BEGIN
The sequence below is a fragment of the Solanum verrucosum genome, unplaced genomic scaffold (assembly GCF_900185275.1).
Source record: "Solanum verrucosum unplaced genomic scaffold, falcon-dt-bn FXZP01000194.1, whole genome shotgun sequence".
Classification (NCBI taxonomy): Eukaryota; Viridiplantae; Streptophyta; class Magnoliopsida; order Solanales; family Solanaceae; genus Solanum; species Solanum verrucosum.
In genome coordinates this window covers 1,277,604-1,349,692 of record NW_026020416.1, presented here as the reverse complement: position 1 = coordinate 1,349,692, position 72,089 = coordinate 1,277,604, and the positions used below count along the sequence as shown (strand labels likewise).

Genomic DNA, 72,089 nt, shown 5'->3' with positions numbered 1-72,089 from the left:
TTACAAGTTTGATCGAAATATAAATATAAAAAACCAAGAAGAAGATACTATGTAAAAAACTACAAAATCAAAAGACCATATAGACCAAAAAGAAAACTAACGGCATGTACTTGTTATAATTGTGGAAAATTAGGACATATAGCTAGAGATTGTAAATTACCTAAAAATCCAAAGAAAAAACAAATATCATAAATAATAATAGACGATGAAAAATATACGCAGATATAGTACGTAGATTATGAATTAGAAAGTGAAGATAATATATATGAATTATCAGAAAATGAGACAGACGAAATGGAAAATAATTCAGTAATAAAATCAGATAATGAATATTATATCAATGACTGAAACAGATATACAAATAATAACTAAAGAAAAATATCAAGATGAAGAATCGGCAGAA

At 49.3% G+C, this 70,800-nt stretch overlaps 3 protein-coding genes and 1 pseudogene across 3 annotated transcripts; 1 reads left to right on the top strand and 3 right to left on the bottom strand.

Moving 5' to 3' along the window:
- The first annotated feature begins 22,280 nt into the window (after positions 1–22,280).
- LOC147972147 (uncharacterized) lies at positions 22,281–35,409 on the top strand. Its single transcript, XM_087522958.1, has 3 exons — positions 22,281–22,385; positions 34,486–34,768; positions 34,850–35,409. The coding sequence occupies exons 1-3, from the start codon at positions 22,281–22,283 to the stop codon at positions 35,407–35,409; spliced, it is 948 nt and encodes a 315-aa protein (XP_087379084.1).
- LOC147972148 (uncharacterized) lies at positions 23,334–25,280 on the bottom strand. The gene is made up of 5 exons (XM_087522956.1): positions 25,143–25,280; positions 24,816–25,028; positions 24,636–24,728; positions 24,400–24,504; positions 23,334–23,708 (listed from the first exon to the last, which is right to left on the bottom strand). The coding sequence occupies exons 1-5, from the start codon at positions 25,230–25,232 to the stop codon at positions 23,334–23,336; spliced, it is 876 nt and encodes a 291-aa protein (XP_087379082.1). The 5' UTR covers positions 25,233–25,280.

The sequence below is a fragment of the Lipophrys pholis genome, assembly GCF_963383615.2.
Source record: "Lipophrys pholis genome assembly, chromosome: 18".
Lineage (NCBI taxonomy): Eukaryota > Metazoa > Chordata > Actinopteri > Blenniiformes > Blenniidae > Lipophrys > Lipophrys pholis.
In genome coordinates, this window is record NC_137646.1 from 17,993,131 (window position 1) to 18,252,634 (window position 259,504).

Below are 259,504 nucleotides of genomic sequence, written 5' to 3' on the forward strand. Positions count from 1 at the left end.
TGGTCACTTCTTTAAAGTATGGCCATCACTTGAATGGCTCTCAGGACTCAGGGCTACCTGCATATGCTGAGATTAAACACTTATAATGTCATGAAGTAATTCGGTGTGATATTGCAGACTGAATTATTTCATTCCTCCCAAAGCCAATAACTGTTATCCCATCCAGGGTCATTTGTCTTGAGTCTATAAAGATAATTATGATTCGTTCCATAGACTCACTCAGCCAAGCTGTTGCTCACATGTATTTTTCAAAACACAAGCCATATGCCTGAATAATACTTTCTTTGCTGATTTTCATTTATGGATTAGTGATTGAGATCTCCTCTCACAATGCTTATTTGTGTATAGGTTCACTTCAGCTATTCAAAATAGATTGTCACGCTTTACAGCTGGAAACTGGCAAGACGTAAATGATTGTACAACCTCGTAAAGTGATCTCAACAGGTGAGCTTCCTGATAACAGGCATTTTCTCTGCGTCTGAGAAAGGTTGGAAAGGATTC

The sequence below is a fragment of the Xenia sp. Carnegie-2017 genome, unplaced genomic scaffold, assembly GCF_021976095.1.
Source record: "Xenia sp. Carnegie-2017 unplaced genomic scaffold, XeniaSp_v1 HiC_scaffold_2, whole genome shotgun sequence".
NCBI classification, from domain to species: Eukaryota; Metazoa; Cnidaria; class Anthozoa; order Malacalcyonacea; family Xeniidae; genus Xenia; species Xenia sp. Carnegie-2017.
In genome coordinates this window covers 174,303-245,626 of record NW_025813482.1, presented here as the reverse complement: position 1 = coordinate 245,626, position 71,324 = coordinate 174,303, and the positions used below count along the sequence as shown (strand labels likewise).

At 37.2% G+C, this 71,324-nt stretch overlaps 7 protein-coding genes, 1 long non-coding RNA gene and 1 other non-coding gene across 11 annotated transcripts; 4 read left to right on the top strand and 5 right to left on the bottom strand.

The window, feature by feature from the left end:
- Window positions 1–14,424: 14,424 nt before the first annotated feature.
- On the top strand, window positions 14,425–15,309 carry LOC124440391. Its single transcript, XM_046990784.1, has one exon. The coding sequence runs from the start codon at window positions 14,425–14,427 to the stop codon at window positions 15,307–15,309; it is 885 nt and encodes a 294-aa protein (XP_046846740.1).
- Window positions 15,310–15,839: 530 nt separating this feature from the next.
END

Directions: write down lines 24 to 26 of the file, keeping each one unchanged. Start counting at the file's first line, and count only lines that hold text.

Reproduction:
- Window positions 1–14,424: 14,424 nt before the first annotated feature.
- On the top strand, window positions 14,425–15,309 carry LOC124440391. Its single transcript, XM_046990784.1, has one exon. The coding sequence runs from the start codon at window positions 14,425–14,427 to the stop codon at window positions 15,307–15,309; it is 885 nt and encodes a 294-aa protein (XP_046846740.1).
- Window positions 15,310–15,839: 530 nt separating this feature from the next.